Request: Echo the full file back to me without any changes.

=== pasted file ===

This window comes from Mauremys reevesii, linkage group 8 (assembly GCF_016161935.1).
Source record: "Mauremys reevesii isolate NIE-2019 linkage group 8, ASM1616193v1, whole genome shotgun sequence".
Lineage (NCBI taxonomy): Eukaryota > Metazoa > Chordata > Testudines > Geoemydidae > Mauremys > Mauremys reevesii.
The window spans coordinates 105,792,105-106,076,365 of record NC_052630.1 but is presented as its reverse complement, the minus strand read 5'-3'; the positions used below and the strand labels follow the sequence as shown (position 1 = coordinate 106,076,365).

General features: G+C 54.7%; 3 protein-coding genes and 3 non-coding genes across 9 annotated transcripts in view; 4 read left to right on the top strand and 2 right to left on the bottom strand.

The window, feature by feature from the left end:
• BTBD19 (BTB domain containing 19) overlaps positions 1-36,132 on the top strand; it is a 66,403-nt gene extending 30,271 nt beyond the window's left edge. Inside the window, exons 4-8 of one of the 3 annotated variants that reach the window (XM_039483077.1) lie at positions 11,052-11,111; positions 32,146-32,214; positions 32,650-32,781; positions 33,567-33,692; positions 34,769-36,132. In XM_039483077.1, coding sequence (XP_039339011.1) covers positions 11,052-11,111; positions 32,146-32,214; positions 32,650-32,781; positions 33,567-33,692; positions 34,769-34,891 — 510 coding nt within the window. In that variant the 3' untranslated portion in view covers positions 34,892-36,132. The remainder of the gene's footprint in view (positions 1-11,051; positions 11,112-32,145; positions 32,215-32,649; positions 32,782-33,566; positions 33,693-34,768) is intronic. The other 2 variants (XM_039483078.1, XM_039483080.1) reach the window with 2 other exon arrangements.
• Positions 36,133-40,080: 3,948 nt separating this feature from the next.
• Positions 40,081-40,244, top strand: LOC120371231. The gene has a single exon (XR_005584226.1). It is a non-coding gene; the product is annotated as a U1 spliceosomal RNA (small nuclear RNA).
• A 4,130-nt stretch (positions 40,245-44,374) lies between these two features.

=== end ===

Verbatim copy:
This window comes from Mauremys reevesii, linkage group 8 (assembly GCF_016161935.1).
Source record: "Mauremys reevesii isolate NIE-2019 linkage group 8, ASM1616193v1, whole genome shotgun sequence".
Lineage (NCBI taxonomy): Eukaryota > Metazoa > Chordata > Testudines > Geoemydidae > Mauremys > Mauremys reevesii.
The window spans coordinates 105,792,105-106,076,365 of record NC_052630.1 but is presented as its reverse complement, the minus strand read 5'-3'; the positions used below and the strand labels follow the sequence as shown (position 1 = coordinate 106,076,365).

General features: G+C 54.7%; 3 protein-coding genes and 3 non-coding genes across 9 annotated transcripts in view; 4 read left to right on the top strand and 2 right to left on the bottom strand.

The window, feature by feature from the left end:
• BTBD19 (BTB domain containing 19) overlaps positions 1-36,132 on the top strand; it is a 66,403-nt gene extending 30,271 nt beyond the window's left edge. Inside the window, exons 4-8 of one of the 3 annotated variants that reach the window (XM_039483077.1) lie at positions 11,052-11,111; positions 32,146-32,214; positions 32,650-32,781; positions 33,567-33,692; positions 34,769-36,132. In XM_039483077.1, coding sequence (XP_039339011.1) covers positions 11,052-11,111; positions 32,146-32,214; positions 32,650-32,781; positions 33,567-33,692; positions 34,769-34,891 — 510 coding nt within the window. In that variant the 3' untranslated portion in view covers positions 34,892-36,132. The remainder of the gene's footprint in view (positions 1-11,051; positions 11,112-32,145; positions 32,215-32,649; positions 32,782-33,566; positions 33,693-34,768) is intronic. The other 2 variants (XM_039483078.1, XM_039483080.1) reach the window with 2 other exon arrangements.
• Positions 36,133-40,080: 3,948 nt separating this feature from the next.
• Positions 40,081-40,244, top strand: LOC120371231. The gene has a single exon (XR_005584226.1). It is a non-coding gene; the product is annotated as a U1 spliceosomal RNA (small nuclear RNA).
• A 4,130-nt stretch (positions 40,245-44,374) lies between these two features.